“The worst twin question is “If I punch you, will he feel it?”, because its always the precursor to one of us getting punched!” Goblin Hood creator Bobby Timony talks merry monsters and more!
We’ve raved about the awesome, Detectobot from Bobby and Peter Timony on here before, but this week sees Bobby go solo with the awesome Goblin Hood and his Merry Monsters available now via ComiXology. We recommended you check it out in this week’s Sunday Digest, so you’ll no doubt know what a fantastic read it is, but we were keen to find out more, so got in touch with Bobby to ask him whether this was just an excuse to come up with some great puns around the Robin Hood myth and what the worst twin related questions he’s ever been asked is!
Tell us a bit about the inspiration for Goblin Hood? Why subvert the Robin Hood story? Was it just so you could create a book with great pun names? Or was it a story you were always drawn to?
BT: Well, my original idea was to do a story about a gang of monster outlaws who were outcasts because they didn’t want to be evil monsters. As I was drawing characters, it occurred to me that I could pattern them loosely on the Robin Hood legend. While I was thinking about that, I decided that rather than just pay homage it might be more fun to just do a new interpretation of the legend. I’ve always loved Robin Hood and toyed around with the idea of doing a comic in the past, but adding the magic and monsters element to the story really makes it new and sets it apart from the other versions of Robin Hood that are floating around out there.
The book has a great all ages tone, is it aimed at kids or just whoever appreciates it? Is there a knack to writing a good all ages suitable story?
BT: It’s aimed at everyone. I think doing an all ages story is a lot easier than people think. Just don’t put in any nudity or swearing. Try not to make the violence too graphic, and there you go. All ages. The same rules that make for a great adult story still apply to an all ages story. Don’t try to dumb it down, because kids can sense when an author is talking down to them. Keep your story smart and your themes sophisticated. Kids are a lot more clever than we give them credit for and they’ll follow along.
I love the way you used the banshee as a narrator, was that something you had in mind all along? And how did you choose which characters would be which? Did you need to do a lot of research or is that something your already into?
BT: I really didn’t need a lot of research, honestly, but its fun to do anyway. My shelves are full of books on monsters and fairytales. It’s something thats always fascinated me. Peter and I dipped into the legends and lore quite a bit with our Night Owls comic (also available on Comixology).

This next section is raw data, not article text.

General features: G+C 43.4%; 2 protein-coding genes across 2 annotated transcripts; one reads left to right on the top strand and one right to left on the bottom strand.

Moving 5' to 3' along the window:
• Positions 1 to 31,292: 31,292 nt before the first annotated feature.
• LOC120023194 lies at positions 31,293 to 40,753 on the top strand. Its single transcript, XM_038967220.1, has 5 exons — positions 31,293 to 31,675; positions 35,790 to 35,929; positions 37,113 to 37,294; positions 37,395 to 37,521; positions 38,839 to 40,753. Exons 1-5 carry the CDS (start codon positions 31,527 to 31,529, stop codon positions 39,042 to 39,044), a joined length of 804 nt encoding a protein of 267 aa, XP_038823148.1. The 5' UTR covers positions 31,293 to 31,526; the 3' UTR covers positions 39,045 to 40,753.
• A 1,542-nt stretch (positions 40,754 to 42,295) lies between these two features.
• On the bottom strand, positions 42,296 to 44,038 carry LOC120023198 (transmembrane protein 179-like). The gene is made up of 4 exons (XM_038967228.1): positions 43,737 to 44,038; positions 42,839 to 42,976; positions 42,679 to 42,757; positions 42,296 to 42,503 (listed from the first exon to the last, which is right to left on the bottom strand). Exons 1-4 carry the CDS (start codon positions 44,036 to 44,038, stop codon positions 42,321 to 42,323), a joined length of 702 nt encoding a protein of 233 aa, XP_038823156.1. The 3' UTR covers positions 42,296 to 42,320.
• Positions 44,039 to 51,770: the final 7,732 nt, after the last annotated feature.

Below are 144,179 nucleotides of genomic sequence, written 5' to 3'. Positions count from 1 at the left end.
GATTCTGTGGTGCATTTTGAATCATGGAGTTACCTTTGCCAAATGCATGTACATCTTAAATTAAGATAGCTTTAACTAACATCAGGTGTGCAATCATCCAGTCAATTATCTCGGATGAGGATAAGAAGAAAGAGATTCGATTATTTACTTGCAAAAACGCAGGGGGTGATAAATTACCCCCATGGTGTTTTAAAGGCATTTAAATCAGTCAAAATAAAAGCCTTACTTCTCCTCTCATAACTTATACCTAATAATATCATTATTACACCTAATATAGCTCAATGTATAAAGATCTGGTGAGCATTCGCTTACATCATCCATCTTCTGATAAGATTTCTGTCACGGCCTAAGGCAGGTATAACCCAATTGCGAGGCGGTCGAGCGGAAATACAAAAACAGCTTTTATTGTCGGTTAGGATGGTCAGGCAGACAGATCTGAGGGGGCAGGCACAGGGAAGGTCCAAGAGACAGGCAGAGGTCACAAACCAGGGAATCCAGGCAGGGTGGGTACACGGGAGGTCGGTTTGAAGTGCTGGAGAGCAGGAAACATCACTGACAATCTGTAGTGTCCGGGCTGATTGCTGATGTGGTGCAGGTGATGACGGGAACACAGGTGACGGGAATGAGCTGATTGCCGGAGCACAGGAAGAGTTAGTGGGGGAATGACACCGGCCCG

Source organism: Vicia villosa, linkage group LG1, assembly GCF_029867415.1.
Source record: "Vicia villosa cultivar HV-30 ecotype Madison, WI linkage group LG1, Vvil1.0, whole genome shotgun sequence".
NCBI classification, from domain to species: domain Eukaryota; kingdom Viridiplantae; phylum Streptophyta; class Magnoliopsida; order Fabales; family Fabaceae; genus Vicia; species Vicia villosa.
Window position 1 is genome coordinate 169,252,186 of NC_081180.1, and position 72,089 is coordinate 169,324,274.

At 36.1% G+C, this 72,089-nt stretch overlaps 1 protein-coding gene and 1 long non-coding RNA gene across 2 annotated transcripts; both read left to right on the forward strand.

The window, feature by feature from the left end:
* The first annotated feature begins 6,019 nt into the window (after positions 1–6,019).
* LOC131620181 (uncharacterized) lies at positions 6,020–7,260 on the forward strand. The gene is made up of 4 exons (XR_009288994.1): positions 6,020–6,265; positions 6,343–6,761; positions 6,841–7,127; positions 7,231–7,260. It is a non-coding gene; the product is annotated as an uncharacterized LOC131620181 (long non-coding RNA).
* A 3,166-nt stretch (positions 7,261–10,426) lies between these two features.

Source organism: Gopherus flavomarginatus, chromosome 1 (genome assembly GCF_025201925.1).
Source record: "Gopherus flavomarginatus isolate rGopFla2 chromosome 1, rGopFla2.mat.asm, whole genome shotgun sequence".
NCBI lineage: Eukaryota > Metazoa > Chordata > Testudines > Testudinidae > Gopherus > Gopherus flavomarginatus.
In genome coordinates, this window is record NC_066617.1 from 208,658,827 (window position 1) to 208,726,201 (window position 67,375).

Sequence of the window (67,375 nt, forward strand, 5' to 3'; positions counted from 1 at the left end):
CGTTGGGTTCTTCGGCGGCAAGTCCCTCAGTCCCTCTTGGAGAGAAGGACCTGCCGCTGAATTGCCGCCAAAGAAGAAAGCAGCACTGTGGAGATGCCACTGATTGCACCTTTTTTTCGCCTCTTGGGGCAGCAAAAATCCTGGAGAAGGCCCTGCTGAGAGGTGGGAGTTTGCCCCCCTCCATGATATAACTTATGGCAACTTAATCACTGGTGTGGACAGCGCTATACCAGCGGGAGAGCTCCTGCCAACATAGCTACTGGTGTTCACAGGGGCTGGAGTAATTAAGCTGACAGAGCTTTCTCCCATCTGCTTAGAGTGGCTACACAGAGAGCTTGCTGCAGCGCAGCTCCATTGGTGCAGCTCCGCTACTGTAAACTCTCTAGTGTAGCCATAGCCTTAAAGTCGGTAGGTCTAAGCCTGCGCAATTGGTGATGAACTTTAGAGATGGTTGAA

As for the banshee, she’s patterned on a character in the original Robin Hood legend named Allan-a-Dale. Alan was a minstrel, so to represent him I picked a monster famous for singing, the banshee! I gender-swapped the character because banshees are traditionally depicted as women, and the Merry Monsters had too many boys in it already.
The main idea for this first story was to introduce the characters and concepts in a fun and entertaining way. Since Ellen O’Tale is a storyteller at heart, it seemed like a natural choice to pick her to narrate the story.
Which is your favourite of the Merry Monsters and which are you looking forward to telling stories with the most? Is there a plan for how long the story will last or will you just see how it goes?
BT: It’s hard to pick one, but my favorite might be one who hasn’t been introduced yet, The Sheriff of Knottyelm! He’s got a really interesting character hook and is the perfect foil for Goblin Hood. There’s more about him in the sketches and notes pages that appear at the end of the Comixology book.
A fan favorite seems to be Spill Scarlet, the werewolf. People really seem to respond to him, which is good because we learn more about him in the next story I have written. The plan with Goblin Hood is currently to tell a bunch of short stories and let the larger story play out among them, not unlike the original Tales of Robin Hood.
We loved your recent work in Detectobot for MonkeyBrain, can you tell us a bit more about that and what we can expect from it in the coming months?
BT: Thank you! Detectobot will be appearing in 12 page installments for .99 cents each. The prologue sets up the mystery and the upcoming issues will tell us more about our hero, his allies, and his suspects. We’ll meet the girl in the prologue and find out why she was at the scene of the crime. We’ll see Detectobot struggle with having to interact with humans, and we’ll see him maybe learn a few things that weren’t covered in his programming. There’s some good stuff ahead.
Finally, you and your brother regularly work together, and you have set up a site called Twin Comics so do you think that family bond helps you be more in tune when it comes to being creative? And also, what is the most annoying/repetitive ‘twin’ question you get asked (I hope it’s not the one I just asked!!)
BT: Peter and I have been making comics together since we were babies. We had little school desks in our room that we would sit and draw in and a big hollowed out speaker filled with crayons and markers. Working with Peter is like second nature. We’re very much in tune.
Hands down the worst twin question is “If I punch you, will he feel it?“, because its always the precursor to one of us getting punched.
Goblin Hood #1 is available via ComiXology now for £0.69/$0.99 For more information on Bobby’s work visit www.twincomics.com/ or follow him on Tumblr here, find him on Deviantart here and on twitter @BTimony